U.S., Mexico tout agreement to avoid tariffs » New tariffs will not take effect on Mexican imports today. That, after the Trump administration reached an agreement with Mexico on Friday to avoid them.
President Trump touted the deal over the weekend saying Mexico has agreed to take “strong measures” to curb the migrant surge on the U.S.-Mexico border.
Republican lawmakers on Sunday expressed relief, including Wisconsin Senator Ron Johnson.
JOHNSON: Tariffs are a tax on American consumers, and we don’t want to see them in place long term. Nor do I believe President Trump does either. He’s using tariffs as leverage in trade negotiations, and I think he used them as leverage in this situation brilliantly, quite honestly.
Democrats counter that the president is behaving recklessly with the U.S. economy. And they point to media reports that some of Mexico’s supposed concessions were measures its government had already agreed to. The White House disputes those reports.
For its part, Mexico says it’s happy with the deal. Foreign Minister Marcelo Ebrard said the two countries reached a very fair compromise.
EBRARD: We have reached some middle point. For instance, they accept to support that Mexico proposed in Central America.
Mexico has stressed the need to address the root causes of the exodus from Central American countries.
Under the agreement, Mexico will deploy 6-thousand troops to its southern border, beginning today. Their mission is to combat illegal immigration and to dismantle human trafficking rings.
The Mexican government also agrees to expand a program that returns asylum-seekers in the U.S. to Mexico until immigration judges weigh their claims. And it will “offer jobs, healthcare, and education” to those people.
But Acting Homeland Security Secretary Kevin McAleenan said they won’t simply take Mexico’s word for it.
MCALEENAN: There’s a mechanism to make sure that they do what they’ve promised to do, that there’s an actual result, that we see a vast reduction in those numbers.
SBC begins convention following release of report on abuse » A special Southern Baptist advisory group has released its report on sexual abuse in the denomination.
The Southern Baptist Convention formed the advisory group last year. The report contained several first-person stories by abuse survivors and acknowledged a variety of failures in how the SBC has responded to abuse.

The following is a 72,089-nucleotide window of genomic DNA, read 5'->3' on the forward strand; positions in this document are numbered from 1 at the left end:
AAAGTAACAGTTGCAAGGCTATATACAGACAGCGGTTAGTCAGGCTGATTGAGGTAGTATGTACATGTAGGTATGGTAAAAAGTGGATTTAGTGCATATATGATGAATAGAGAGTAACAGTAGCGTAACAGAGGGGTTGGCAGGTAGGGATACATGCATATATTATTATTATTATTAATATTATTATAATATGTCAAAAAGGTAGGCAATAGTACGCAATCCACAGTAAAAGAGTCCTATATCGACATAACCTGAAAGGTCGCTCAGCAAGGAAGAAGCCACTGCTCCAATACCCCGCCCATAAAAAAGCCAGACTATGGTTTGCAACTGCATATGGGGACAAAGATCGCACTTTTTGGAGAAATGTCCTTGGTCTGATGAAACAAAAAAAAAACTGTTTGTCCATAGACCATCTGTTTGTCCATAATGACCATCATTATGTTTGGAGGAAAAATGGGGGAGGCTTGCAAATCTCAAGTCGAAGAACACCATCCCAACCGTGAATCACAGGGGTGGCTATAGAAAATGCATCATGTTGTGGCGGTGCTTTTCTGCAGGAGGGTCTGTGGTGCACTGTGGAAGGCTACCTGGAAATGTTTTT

The advisory group issued 10 recommendations and cited some action the denomination has already taken. One example—a nine-member team has put out a training curriculum for churches and seminaries to improve responses to abuse.
Among other measures, the study group also is considering new rules for background checks of church leaders.
The findings come as the SBC prepares to open its annual meeting this week in Birmingham, Alabama.
Massive protest in Hong Kong against proposed extradition to mainland China » Hundreds of thousands of protesters marched through Hong Kong on Sunday.
AUDIO: [Sound of Hong Kong protest]
Demonstrators pushed back against a proposed law that would allow people to be extradited to mainland China to face charges.
The government will bring the legislation to the full legislature this week, bypassing the committee process in a bid to win approval by the end of June.
Protestors don’t trust the courts in mainland China. They worry that some accused of crimes could be subjected to torture. They also say China could use the law to unfairly target critics of the Chinese government.
19 Democratic presidential hopefuls gather in Iowa » Nineteen White House hopefuls gathered in a banquet hall in Cedar Rapids, Iowa Sunday. Most of the gigantic presidential field was on hand for the Iowa Democratic Party’s blockbuster fundraiser.
SANDERS: If we believe in Medicare for all as a human right, we must take on the power of the insurance industry.
Vermont Senator Bernie Sanders, heard there, currently ranks second in an average of Iowa polls with about 19 percent.
The party’s early frontrunner Joe Biden, who’s polling at 24 percent in the state did not show for the event.
South Bend, Indiana Mayor Pete Buttigieg, who has seen his stock soar since jumping in the race, was on hand.
BUTTIGIEG: Here in Iowa where you turned heads ten years ago, we know that you’re not free if some county clerk gets to tell you who you ought to marry based on their idea of their religion.
Buttigieg currently trails only Biden and Sanders in Iowa polls with 12 percent.
Other top candidates spoke at the event as well, including Senators Elizabeth Warren, Kamala Harris and Cory Booker.